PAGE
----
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Demonia v. State

Supreme Court of Delaware

May 5, 1965

Ernest DEMONIA, a/k/a Ernest Douglas, Appellant,
v.
The STATE of Delaware, Appellee.

Page 304

[58 Del. 418] Hiram W. Warder, Wilmington, for appellant.

Edward J. Sobeleski, Jr., Deputy Atty. Gen. (Charles F. Richards, Jr., Wilmington, on the brief), for appellee.

WOLCOTT, Chief Justice, and CAREY and HERRMANN, Justices, sitting.

CAREY, Justice.

This is an appeal from sentences of the Superior Court for New Castle County based upon jury verdicts of two charges of assault and battery. The principal question raised is whether an information must allege the means by which the crime was committed.

Appellant was originally found guilty in the Municipal Court of Wilmington. The language in the informations there was that he 'did make an assault upon (the victims) and did then and there beat, wound [58 Del. 419] and ill-treat' them. He appealed both convictions to the Superior Court. The informations there charged that he 'did then and there make an assault and commit battery upon' the victims. Before trial, but after entry of a plea of not guilty, defendant moved for a bill of particulars as to the means defendant used to commit the alleged crimes. The record does not show any disposition of, or compliance with, this motion. On the day of trial, after the jury had been drawn, he orally made a motion to dismiss the informations on the ground that they failed to state the means. This motion was denied and the trial proceeded. The present appeal followed.

One argument made here may be quickly answered. We find no merit in it. Appellant contends that the offenses alleged in the Municipal Court informations were not the same as those alleged and proven in Superior Court. The evidence taken in the latter Court shows that he wounded the victims with a shot gun. The informations in Municipal Court charged that defendant did beat, wound and illtreat the victims, whereas those in Superior Court are silent in this respect and simply charge assault and battery. There is no indication of any difference in the evidence presented in the two Courts. It is unquestionably the law that a defendant must be tried on appeal for the same offense of which he was found guilty in the lower Court. See State v. Coffield, 3 Storey 406,171 A.2d 62, and cases cited therein. In the present record, however, there is nothing to show that the appellant was charged and tried for different offenses than those charged in Municipal Court.

The principal contention is that the Superior Court informations are fatally defective because they fail to specify the means by which the assaults and batteries were committed or to set forth that the means were unknown to the State. It is argued that such an allegation is necessary under both the Sixth Amendment to the Federal Constitution and Article I § 7 of the Delaware Constitution, Del.C.Ann., which require that an accused be informed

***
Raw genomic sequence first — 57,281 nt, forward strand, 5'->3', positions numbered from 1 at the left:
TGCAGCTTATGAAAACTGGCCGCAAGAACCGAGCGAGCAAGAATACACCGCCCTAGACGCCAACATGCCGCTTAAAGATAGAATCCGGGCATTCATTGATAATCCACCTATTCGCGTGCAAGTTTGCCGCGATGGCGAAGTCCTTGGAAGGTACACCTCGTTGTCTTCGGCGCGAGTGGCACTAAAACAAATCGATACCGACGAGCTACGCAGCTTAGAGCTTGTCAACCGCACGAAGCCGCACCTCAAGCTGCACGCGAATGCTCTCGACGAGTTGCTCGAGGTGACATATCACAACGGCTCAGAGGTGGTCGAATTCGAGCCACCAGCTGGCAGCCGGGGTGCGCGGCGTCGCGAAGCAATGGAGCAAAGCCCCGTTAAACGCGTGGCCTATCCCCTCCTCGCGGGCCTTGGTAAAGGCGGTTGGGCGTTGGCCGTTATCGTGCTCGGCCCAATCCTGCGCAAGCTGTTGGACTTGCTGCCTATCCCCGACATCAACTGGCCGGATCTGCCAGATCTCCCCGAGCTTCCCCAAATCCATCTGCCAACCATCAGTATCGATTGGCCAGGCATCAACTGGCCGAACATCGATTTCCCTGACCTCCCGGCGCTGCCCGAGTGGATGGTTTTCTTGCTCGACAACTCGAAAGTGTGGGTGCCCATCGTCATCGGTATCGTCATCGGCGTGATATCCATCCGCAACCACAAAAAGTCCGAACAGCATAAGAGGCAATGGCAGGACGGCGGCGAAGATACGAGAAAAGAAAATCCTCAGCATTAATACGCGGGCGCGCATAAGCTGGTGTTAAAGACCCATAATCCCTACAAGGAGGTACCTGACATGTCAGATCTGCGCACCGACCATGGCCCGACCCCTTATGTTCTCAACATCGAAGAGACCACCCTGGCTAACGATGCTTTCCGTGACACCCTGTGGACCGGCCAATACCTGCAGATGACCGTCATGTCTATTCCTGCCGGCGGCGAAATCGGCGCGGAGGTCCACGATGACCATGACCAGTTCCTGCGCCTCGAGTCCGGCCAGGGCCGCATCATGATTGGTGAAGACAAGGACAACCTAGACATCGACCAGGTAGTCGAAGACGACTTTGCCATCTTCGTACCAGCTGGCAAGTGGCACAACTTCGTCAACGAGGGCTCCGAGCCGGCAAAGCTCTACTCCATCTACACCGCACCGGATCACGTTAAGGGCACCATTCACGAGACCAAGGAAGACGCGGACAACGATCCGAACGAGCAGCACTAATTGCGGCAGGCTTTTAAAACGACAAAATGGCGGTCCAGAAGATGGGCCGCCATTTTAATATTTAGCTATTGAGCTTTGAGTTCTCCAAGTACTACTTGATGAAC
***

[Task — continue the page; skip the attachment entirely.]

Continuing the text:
Page 305

of the nature and cause of the accusation. It is also contended that such an allegation is required by Criminal Rule 7(c) of the Superior Court, Del.C.Ann., which provides in part: 'It may be alleged in a single count that the [58 Del. 420] means by which the defendant committed the offense are unknown or that he committed it by one or more specified means.'

Defendant has cited to us no cases supporting his contention. Practically every authority we have seen holds to the contrary. 6 Am.Jur.2d 79; 6 C.J.S. Assault & Battery § 110, page 966; Rell v. State,136 Me. 322, 9 A.2d 129; Hussey v. State, 144 Miss. 380, 109 So. 871; State v. Twarog,97 N.H. 101, 81 A.2d 855. Such was the ruling in State v. Gitaitis, Del.Super.,193 A.2d 92. The constitutional provisions are not violated if the defendant is apprised of the nature of the offense charged with such detail as to enable him to prepare his defense and to plead the proceeding as a bar to a second prosecution. See State v. Morrow, 1 Terry 363,10 A.2d 530. There are, of course, offenses in which the means constitute a material element of the crime and, in that event, an information could not properly charge the offense without including a statement of the means. An illustration of this situation is the form of indictment found in 5 Bender's Federal Practice Forms 303, cited by appellant, which covers the offense of assaulting a public officer while engaged in his official duties with a deadly and dangerous weapon. Omission of the emphasized words would constitute a failure to charge that offense. We are not here concerned with that type of case.

Criminal Rule 7(c) was copied from the Federal Rule bearing the same number. It requires an information to contain the essential facts constituting the offense charged. The reason for inserting the sentence concerning allegation of means, quoted above, was not to require a statement of the means; it was designed to abolish any necessity of utilizing multiple counts in order to charge the commission of the offense by different or several means, in those cases where the means must be alleged as a material element of the crime. See 4 Barron and Holtzoff, Federal Practice and Procedure, 60.

We cannot agree that the informations before us are fatally defective simply because they do ...


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